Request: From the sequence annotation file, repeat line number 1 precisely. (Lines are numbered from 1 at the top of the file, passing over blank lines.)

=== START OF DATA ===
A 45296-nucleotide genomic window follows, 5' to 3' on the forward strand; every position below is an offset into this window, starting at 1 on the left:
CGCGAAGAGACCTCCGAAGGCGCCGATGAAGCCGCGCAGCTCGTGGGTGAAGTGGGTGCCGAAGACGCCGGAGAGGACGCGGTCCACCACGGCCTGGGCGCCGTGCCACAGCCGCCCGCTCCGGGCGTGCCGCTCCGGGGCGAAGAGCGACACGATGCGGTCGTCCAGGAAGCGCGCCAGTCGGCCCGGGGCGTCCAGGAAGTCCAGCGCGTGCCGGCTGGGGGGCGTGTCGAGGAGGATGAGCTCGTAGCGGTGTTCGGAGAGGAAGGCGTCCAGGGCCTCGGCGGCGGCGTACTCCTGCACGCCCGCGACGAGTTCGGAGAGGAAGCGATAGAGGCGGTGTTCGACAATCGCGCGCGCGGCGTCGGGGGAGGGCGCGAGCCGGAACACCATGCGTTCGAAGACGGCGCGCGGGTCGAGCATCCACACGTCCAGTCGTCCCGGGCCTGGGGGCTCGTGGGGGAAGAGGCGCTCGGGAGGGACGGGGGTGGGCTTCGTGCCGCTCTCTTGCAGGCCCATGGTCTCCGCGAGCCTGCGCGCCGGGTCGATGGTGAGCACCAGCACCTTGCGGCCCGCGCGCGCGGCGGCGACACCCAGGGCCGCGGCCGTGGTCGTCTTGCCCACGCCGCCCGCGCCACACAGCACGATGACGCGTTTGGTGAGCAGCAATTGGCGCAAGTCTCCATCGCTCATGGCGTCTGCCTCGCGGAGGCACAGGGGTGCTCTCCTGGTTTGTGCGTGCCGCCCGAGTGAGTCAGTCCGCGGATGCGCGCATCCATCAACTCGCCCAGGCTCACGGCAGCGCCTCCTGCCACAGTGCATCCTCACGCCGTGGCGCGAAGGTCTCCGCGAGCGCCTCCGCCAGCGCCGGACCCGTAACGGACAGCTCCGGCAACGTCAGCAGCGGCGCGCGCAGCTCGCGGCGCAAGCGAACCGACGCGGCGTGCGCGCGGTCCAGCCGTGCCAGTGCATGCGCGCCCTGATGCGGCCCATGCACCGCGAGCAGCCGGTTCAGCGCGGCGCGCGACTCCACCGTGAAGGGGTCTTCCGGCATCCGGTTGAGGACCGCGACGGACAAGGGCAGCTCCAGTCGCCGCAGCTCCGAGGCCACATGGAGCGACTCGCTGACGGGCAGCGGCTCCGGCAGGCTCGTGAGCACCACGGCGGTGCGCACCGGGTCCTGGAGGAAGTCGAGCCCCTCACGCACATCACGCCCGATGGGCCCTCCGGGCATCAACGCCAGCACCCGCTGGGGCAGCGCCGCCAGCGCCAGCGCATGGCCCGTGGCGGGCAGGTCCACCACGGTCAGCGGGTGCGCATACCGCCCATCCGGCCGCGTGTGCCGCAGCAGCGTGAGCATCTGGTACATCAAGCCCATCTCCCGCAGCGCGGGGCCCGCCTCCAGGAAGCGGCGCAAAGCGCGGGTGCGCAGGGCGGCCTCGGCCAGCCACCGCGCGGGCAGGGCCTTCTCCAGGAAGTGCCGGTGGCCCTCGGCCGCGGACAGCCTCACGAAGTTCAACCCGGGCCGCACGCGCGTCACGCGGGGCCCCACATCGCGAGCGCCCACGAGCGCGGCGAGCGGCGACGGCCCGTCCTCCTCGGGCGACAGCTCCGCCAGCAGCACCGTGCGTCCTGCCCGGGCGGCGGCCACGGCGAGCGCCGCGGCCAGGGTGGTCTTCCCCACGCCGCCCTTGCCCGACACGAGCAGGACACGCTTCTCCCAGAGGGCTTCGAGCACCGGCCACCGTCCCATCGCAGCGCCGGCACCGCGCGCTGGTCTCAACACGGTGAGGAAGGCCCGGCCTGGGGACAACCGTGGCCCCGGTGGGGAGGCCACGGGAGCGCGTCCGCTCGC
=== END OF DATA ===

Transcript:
A 45296-nucleotide genomic window follows, 5' to 3' on the forward strand; every position below is an offset into this window, starting at 1 on the left: